Articles: 'the' or no article

Articles: 'the' or no article

Do you know when you need to use the in common phrases and place names? Test what you know with interactive exercises and read the explanation to help you.

Look at these examples to see when the is and isn't used.

I'm going to bed.
I walk to work.
My children are going to start school.
I visited the school yesterday.
Mount Everest is in the Himalayas.

Try this exercise to test your grammar.

Grammar test 1

Articles 2: Grammar test 1

Grammar explanation

Here are some ways we use articles in common phrases and place names.

Common phrases

We don't usually use an article in expressions with bed, work and home.

go to bed / be in bed
go to work / be at work / start work / finish work
go home / be at home / get home / stay at home

We also don't normally use an article in expressions with school, university, prison and hospital.

start school / go to school / be at school
go to university / be at university
be sent to prison / go to prison / be in prison
go to hospital / be in hospital

But we usually use the if someone is just visiting the place, and not there as a student/prisoner/patient, etc.

My son has started school now. I went to the school to meet his teacher.
I went to the prison a lot when I was a social worker.
I'm at the hospital. My sister has just had a baby.

Place names

We don't normally use an article for continents, most countries, cities, towns, lakes, mountains or universities. So, we say:

Africa, Asia, Europe
India, Ghana, Peru, Denmark
Addis Ababa, Hanoi, New York, Moscow
Lake Victoria, Lake Superior, Lake Tanganyika
Mount Everest, Mount Kilimanjaro, Mount Elbrus
Cardiff University, Harvard University, Manchester University

Some countries are different. Country names with United have the. There are other countries which are exceptions too. So, we say:

the United Arab Emirates, the United Kingdom, the United States of America
the Bahamas, the Gambia

Seas and oceans, mountain ranges and rivers have the:

the Atlantic, the Pacific, the Mediterranean
the Andes, the Himalayas, the Alps
the Nile, the Amazon, the Yangtze

Universities with of in the title also have the:

the University of Cape Town, the University of Delhi, the University of Tokyo

Do this exercise to test your grammar again.

Grammar test 2

Articles 2: Grammar test 2

Average: 4.1 (72 votes)

Submitted by Lal on Wed, 23/09/2020 - 06:24

Hello Sir Is it all right to say that there are 12 tenses in English language? Please let me know. If it is wrong then how many tenses? Thank you. Regards Lal

Hello Lal,

This really depends on your definition of what a tense is. In modern grammar, a tense is generally defined as a change in the form of the verb which denotes the time of the action described. This is different from aspect (perfective and/or continuous), mood (indicative, subjunctive or imperative) and voice (passive or active).

If this definition is used, then we can say that English has two tenses: past and present. Everything else is some combination of aspect, mood and voice with those two tenses. There is no future tense in English, but rather a range of ways to talk about future time, including modal verbs like might, should, may, will etc.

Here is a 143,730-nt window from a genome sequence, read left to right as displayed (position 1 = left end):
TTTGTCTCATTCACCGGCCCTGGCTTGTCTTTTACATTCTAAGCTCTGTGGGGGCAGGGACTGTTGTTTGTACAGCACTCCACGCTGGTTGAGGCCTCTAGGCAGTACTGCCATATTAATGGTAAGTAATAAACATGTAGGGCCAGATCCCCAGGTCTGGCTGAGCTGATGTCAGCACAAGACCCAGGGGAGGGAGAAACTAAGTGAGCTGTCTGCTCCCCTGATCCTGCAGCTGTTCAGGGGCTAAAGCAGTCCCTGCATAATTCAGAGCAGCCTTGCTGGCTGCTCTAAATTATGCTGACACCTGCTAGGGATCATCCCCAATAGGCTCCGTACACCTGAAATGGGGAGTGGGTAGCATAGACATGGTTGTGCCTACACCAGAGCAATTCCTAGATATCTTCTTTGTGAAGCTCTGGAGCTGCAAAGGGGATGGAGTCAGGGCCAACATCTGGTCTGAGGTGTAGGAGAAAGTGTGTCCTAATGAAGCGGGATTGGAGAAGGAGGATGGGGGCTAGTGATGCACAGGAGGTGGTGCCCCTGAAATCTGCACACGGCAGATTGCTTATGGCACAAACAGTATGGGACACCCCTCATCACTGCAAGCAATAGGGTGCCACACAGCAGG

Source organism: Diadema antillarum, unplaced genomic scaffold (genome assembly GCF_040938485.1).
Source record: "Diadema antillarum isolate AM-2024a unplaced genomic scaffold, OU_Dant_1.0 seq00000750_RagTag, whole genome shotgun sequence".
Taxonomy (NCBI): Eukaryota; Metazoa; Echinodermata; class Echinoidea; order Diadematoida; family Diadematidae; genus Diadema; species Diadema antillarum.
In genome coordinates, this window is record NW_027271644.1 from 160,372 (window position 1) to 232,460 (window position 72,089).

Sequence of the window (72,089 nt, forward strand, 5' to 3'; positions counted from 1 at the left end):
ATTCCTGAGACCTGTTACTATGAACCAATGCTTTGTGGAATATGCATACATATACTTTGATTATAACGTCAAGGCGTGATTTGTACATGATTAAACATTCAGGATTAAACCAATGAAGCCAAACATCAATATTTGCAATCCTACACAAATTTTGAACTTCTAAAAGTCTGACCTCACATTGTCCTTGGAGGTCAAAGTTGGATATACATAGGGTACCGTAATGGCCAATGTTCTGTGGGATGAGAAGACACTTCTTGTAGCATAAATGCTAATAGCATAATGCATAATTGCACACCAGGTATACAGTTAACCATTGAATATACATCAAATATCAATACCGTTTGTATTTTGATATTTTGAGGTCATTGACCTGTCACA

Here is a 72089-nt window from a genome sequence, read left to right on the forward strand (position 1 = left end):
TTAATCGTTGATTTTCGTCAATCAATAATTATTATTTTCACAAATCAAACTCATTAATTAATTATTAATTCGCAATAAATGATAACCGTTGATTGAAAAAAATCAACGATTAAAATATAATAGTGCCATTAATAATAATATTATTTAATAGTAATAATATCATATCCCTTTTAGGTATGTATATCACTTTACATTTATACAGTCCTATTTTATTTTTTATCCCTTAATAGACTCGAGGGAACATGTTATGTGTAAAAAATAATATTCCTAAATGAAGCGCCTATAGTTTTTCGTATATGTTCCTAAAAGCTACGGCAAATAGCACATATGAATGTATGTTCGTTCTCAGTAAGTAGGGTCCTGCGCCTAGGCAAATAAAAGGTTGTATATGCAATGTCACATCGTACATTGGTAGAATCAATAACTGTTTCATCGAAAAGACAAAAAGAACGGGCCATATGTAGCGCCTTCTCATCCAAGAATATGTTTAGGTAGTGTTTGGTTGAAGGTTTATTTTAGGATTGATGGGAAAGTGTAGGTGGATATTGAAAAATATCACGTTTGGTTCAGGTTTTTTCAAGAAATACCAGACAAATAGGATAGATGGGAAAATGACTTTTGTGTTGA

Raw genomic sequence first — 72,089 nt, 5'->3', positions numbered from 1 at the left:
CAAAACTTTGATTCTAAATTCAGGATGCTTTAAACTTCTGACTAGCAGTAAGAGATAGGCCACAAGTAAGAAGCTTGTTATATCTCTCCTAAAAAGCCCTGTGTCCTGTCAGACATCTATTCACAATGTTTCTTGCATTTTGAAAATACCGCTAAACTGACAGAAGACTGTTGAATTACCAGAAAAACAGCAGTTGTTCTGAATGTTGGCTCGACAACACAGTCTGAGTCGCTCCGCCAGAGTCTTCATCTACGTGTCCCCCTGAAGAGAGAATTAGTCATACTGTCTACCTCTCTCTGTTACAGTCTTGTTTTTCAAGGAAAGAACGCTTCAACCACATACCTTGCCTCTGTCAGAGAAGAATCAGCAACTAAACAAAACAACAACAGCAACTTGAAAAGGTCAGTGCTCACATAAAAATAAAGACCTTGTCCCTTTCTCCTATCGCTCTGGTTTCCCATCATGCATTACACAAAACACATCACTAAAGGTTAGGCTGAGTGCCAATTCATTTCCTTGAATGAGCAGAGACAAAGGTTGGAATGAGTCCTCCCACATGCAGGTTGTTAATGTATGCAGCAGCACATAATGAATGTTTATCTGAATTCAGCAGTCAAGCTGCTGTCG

The LearnEnglish Team

Submitted by Sherol on Sun, 13/09/2020 - 17:33

Hello, teacher! Can you tell me: What's the diference between one, two, three thing/s and the one, the two, the three thing/s?

Hello Sherol,

The use of the definite article here is no different from its use in any other sentence. The definite article refers to identified examples. This could be because we have spoken of them before, because they are clear from the context or because they are unique.

For example:

One thing I know is that... [I know many things; this is one of them]

The one thing I know is that... [I know only one thing]

I have two things you need. [you need many things; I have two of them]

I have the two things you need. [you need two things and I have them]



The LearnEnglish Team

Submitted by Ravshan on Mon, 07/09/2020 - 17:36

Hello The same mistake in grammar test 2 in third question of article 2. It is about the University of Nottingham
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Submitted by Jonathan R on Tue, 08/09/2020 - 04:38

In reply to by Ravshan


Hi Ravshan,

Thanks for letting us know about the problems. 

___ Nile is the longest river in ___ Africa: "-" and "the" aren't right. It should be the other way round: The Nile is the longest river in Africa. "The" is used before the names of rivers but not before the names of continents.

The University of Nottingham: yes, this should be correct! I'm just wondering - did you capitalise the first letter (i.e. The, not the)? That might be the reason for the incorrect answer. If not, please let us know and we'll check why a wrong answer was shown.

Best wishes,


The LearnEnglish Team

Submitted by Ravshan on Mon, 07/09/2020 - 17:29

Hello I guess there is a mistake on web site in first grammar test of Article 2. In the fourth question i put "-" and "the" ( before "Nile is the longest river in") but in both cases it was a mistake

Submitted by Lal on Tue, 25/08/2020 - 11:21

Hello Sir The number of children in schools has risen in recent years. Is it wrong to say A number of children in schools have risen in recent years Please let me know the above sentence is right or wrong. Thank you. Regards Lal

Hello Lal,

The definite article (the) is needed here as you are describing a specific number.

A number of... has a similar meaning to some. It describes an unspecified number.



The LearnEnglish Team

Hello Sir Thank you for your prompt reply. Please tell me why 'has risen' is used in the first sentence instead of 'have risen.' Thank you. Regards Lal